Common signs and symptoms of Wiskott Aldrich syndrome – WAS usually appear soon after birth or within the first year of life:
Bleeding easily because of too few normal platelets. This may include tiny red spots under the skin (petechiae), bruises, blood in bowel movements, bleeding gums and nose bleeds.
Frequent infections because of too few B cells and T cells. Common infections are ear and sinus infections and pneumonia.
Eczema (an itchy rash) of the skin.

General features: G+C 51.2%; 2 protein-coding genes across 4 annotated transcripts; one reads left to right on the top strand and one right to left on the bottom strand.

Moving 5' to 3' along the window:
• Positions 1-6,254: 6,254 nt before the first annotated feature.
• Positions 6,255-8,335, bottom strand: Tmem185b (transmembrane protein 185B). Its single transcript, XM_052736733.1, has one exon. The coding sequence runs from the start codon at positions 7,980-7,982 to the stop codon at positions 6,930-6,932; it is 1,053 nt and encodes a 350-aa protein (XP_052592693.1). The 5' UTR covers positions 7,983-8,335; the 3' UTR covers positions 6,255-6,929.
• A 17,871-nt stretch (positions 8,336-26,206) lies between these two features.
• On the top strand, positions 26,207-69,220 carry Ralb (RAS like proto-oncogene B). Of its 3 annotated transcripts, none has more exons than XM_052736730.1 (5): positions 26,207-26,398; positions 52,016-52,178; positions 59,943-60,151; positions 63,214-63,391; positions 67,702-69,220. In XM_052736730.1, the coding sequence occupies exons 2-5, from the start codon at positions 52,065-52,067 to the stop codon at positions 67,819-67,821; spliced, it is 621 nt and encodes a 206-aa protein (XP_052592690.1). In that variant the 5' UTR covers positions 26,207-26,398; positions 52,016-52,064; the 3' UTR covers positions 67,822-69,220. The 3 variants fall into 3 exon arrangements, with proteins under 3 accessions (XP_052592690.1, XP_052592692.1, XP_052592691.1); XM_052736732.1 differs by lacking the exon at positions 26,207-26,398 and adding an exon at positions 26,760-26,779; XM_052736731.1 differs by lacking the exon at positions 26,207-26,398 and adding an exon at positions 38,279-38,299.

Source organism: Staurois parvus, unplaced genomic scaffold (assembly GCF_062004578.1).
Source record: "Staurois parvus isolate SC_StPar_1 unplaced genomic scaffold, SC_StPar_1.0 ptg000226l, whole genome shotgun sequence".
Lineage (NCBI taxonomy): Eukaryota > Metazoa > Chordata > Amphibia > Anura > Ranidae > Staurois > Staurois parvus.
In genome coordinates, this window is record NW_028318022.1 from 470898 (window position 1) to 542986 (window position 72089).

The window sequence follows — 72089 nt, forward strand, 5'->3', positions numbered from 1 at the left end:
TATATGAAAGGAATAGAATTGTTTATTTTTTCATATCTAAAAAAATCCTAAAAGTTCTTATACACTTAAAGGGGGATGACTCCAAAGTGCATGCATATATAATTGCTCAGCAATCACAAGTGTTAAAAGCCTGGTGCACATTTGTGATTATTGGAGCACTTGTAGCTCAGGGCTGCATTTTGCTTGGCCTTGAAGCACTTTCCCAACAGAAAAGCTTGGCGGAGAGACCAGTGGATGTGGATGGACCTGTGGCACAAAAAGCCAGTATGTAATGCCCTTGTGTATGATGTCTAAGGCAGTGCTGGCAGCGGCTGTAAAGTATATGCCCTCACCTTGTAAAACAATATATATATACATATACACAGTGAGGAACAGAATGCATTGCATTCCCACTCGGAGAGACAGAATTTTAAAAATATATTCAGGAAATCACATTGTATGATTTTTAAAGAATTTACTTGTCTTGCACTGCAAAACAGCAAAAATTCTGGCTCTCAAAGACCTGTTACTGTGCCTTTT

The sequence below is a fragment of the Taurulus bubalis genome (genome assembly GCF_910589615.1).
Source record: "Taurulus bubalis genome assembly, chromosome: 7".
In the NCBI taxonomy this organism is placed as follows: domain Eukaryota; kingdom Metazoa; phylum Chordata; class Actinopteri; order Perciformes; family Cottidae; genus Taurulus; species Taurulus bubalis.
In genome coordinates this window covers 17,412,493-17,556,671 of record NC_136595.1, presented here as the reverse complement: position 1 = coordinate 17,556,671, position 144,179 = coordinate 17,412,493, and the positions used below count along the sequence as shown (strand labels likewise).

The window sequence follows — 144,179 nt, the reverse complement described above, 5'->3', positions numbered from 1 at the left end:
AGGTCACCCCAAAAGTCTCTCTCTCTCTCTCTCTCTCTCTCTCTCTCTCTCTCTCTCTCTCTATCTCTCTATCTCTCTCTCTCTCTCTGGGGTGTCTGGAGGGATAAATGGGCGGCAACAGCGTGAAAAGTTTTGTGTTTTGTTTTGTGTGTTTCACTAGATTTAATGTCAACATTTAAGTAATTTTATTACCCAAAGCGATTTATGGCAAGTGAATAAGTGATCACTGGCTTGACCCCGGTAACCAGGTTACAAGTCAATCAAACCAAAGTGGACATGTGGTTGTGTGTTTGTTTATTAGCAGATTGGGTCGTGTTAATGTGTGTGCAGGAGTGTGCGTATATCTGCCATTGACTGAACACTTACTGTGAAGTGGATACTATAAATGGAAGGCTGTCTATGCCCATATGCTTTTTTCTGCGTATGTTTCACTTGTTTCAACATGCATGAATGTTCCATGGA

These symptoms occur in the classic, severe form of WAS. About one-third of boys with WAS have the classic form. Other boys have a milder form of WAS and do not have all these symptoms.
Over time, some boys with WAS may have autoimmune problems, which means the immune system fights against the boy’s own body. A common problem is anemia caused by the body destroying its own red blood cells. Older boys and adults with WAS also have a high risk of developing lymphoma, a type of cancer.